This is a fairly simple calc but you have to know the following things:
Load on the beam and the way in which it acts (assuming this is a beam on the top of a door frame supporting the wall/roof above, the load will be an assumed uniformly distributed load across the length of the beam).
The cross section dimensions of the beam
The material properties of the beam - tensile modulus mainly
Then you assume its clamped at each end with the distributed load running between the clamps. Calculate your second moment of area based on the equation (bd^3)/12 (thats assuming its an I-beam) and calculate your moment using an equation based on the above assumptions. Can't remember that one and my data book is at work
Then you use the equation: Stress = My/I, where M=moment, I=second moment of area and y=distance from the neutral axis.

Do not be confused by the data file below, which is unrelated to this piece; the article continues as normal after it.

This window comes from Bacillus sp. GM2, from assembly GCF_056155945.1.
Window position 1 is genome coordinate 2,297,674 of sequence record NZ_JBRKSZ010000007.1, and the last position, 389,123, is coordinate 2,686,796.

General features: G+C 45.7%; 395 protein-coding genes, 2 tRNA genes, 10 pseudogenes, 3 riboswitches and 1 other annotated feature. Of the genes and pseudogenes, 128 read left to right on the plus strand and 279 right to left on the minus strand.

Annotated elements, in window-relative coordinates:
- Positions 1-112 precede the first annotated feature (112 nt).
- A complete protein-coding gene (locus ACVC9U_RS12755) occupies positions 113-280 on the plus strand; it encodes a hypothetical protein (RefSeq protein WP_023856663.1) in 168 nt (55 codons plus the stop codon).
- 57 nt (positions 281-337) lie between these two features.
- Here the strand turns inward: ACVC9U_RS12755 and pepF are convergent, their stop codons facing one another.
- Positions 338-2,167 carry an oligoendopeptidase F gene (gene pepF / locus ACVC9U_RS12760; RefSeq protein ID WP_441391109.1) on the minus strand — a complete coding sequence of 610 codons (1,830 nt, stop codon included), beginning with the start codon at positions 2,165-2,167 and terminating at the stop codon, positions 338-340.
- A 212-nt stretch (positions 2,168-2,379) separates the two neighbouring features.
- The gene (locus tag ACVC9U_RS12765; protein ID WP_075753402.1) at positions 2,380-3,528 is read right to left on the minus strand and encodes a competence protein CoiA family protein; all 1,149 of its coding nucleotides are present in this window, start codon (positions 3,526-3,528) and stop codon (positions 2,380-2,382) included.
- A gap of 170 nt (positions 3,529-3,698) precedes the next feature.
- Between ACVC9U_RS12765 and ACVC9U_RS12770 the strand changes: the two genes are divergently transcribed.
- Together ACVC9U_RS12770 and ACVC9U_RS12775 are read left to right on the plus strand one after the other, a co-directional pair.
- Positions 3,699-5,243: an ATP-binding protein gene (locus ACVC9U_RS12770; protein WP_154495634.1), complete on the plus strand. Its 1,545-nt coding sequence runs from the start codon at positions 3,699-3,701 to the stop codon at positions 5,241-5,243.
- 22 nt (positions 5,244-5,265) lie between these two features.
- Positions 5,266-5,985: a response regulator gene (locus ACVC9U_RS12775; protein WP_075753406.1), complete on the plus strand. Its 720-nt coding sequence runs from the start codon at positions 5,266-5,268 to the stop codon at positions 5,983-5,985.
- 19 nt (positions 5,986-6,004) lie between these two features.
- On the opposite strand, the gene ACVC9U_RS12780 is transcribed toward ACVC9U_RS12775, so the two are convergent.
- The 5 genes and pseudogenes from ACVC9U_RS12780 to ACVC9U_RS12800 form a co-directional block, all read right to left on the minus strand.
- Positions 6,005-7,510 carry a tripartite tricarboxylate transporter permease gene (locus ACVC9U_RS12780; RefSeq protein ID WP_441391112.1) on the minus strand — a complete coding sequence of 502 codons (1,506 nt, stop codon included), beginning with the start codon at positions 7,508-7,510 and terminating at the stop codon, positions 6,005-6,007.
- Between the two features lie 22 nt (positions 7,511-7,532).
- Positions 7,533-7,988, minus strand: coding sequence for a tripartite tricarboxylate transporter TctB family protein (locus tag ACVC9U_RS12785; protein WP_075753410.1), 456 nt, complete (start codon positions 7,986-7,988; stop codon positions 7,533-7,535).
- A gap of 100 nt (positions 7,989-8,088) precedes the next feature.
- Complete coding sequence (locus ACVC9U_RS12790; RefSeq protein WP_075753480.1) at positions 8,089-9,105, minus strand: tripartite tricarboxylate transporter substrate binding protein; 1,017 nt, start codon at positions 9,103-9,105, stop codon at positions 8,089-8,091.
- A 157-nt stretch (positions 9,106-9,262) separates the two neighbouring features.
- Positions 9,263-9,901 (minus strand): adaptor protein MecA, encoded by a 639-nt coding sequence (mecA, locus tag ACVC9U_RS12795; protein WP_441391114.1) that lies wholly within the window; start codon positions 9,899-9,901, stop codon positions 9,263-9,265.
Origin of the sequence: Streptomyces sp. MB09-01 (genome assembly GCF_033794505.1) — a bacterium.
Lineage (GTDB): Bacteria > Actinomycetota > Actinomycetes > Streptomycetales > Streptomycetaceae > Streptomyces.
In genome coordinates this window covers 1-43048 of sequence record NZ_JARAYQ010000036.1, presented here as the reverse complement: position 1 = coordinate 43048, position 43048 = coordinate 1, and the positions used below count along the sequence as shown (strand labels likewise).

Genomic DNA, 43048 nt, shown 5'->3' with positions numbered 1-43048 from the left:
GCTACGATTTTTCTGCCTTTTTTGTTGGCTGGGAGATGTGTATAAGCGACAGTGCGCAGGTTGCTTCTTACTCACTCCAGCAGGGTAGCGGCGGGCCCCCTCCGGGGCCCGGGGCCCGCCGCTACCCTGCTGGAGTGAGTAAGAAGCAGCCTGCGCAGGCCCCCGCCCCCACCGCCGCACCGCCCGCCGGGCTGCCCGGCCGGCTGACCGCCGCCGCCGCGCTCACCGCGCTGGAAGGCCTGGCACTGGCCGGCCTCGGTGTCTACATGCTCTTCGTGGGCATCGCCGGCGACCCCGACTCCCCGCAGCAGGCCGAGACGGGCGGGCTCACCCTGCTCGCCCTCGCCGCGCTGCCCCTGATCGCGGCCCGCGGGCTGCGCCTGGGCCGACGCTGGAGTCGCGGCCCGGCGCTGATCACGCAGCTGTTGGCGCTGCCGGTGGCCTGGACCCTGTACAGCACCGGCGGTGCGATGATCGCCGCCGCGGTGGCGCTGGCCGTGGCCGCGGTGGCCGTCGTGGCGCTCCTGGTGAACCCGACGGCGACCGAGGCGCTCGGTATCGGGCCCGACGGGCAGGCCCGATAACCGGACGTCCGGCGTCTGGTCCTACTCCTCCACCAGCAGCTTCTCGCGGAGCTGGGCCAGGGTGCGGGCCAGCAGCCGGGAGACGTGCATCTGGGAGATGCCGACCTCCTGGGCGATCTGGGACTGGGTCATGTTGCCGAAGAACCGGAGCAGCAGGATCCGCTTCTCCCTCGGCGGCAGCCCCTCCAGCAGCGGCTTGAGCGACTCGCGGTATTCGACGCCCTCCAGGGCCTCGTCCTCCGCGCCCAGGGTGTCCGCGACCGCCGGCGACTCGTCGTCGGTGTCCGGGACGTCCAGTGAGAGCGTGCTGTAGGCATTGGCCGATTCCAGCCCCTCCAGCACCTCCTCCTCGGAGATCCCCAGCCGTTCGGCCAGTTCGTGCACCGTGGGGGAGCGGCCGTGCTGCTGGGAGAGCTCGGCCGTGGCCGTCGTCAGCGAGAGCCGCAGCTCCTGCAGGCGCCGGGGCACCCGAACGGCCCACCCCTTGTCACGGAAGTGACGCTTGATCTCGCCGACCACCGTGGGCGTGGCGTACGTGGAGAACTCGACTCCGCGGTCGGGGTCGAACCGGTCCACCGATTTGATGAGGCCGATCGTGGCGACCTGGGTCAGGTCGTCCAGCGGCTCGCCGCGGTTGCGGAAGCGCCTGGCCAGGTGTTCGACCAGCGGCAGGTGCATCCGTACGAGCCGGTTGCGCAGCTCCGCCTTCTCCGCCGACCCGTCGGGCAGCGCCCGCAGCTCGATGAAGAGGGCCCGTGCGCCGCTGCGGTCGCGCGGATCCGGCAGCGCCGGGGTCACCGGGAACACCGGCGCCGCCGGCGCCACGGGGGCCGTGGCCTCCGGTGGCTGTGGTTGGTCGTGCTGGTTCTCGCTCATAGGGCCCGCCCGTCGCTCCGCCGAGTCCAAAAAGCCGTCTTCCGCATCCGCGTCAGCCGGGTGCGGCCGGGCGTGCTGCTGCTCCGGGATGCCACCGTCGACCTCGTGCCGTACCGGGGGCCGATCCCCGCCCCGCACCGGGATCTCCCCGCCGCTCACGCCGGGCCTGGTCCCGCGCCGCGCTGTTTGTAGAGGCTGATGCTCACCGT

You want to know the stress on the outer fibre of the beam as this is where it is greatest...so y=distance from the centre-line to the outside (assuming cross section is symmetrical).
A beam like this will always fail in tension so once you have found your stress on the lower edge (i.e. the edge in tension) you compare that to the tensile modulus of the material. If your calculated stress is greater then boom your house falls down. I'm not a civil engineer but I assume they will throw a safety factor in there too in order to pass inevitable regs.
The tricky bit is estimating the load and this would need to be done by an experienced architect or civil engineer. As has been said, I'm sure you have to get someone qualified to do this calc for you.